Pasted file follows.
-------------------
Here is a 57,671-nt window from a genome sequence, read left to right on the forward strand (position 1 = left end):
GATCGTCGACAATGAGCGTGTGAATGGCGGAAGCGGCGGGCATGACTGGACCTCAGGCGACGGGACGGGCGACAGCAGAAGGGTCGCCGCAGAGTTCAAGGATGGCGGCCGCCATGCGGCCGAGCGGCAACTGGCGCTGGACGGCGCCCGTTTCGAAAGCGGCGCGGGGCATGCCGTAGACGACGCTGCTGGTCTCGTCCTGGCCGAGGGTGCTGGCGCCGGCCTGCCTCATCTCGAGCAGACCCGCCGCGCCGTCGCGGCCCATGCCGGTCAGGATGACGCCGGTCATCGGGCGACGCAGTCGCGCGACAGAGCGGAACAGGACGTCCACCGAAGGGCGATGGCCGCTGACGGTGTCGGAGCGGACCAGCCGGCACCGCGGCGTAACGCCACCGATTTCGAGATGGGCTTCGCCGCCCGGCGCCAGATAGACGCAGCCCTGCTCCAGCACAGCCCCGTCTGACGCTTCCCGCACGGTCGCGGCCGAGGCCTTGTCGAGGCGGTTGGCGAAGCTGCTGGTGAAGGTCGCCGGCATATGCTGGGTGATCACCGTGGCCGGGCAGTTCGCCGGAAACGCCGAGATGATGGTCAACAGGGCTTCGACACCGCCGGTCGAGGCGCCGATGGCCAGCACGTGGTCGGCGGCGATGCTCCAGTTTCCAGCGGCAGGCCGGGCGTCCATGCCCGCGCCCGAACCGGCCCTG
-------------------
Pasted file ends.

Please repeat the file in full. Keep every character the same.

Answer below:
Here is a 57,671-nt window from a genome sequence, read left to right on the forward strand (position 1 = left end):
GATCGTCGACAATGAGCGTGTGAATGGCGGAAGCGGCGGGCATGACTGGACCTCAGGCGACGGGACGGGCGACAGCAGAAGGGTCGCCGCAGAGTTCAAGGATGGCGGCCGCCATGCGGCCGAGCGGCAACTGGCGCTGGACGGCGCCCGTTTCGAAAGCGGCGCGGGGCATGCCGTAGACGACGCTGCTGGTCTCGTCCTGGCCGAGGGTGCTGGCGCCGGCCTGCCTCATCTCGAGCAGACCCGCCGCGCCGTCGCGGCCCATGCCGGTCAGGATGACGCCGGTCATCGGGCGACGCAGTCGCGCGACAGAGCGGAACAGGACGTCCACCGAAGGGCGATGGCCGCTGACGGTGTCGGAGCGGACCAGCCGGCACCGCGGCGTAACGCCACCGATTTCGAGATGGGCTTCGCCGCCCGGCGCCAGATAGACGCAGCCCTGCTCCAGCACAGCCCCGTCTGACGCTTCCCGCACGGTCGCGGCCGAGGCCTTGTCGAGGCGGTTGGCGAAGCTGCTGGTGAAGGTCGCCGGCATATGCTGGGTGATCACCGTGGCCGGGCAGTTCGCCGGAAACGCCGAGATGATGGTCAACAGGGCTTCGACACCGCCGGTCGAGGCGCCGATGGCCAGCACGTGGTCGGCGGCGATGCTCCAGTTTCCAGCGGCAGGCCGGGCGTCCATGCCCGCGCCCGAACCGGCCCTG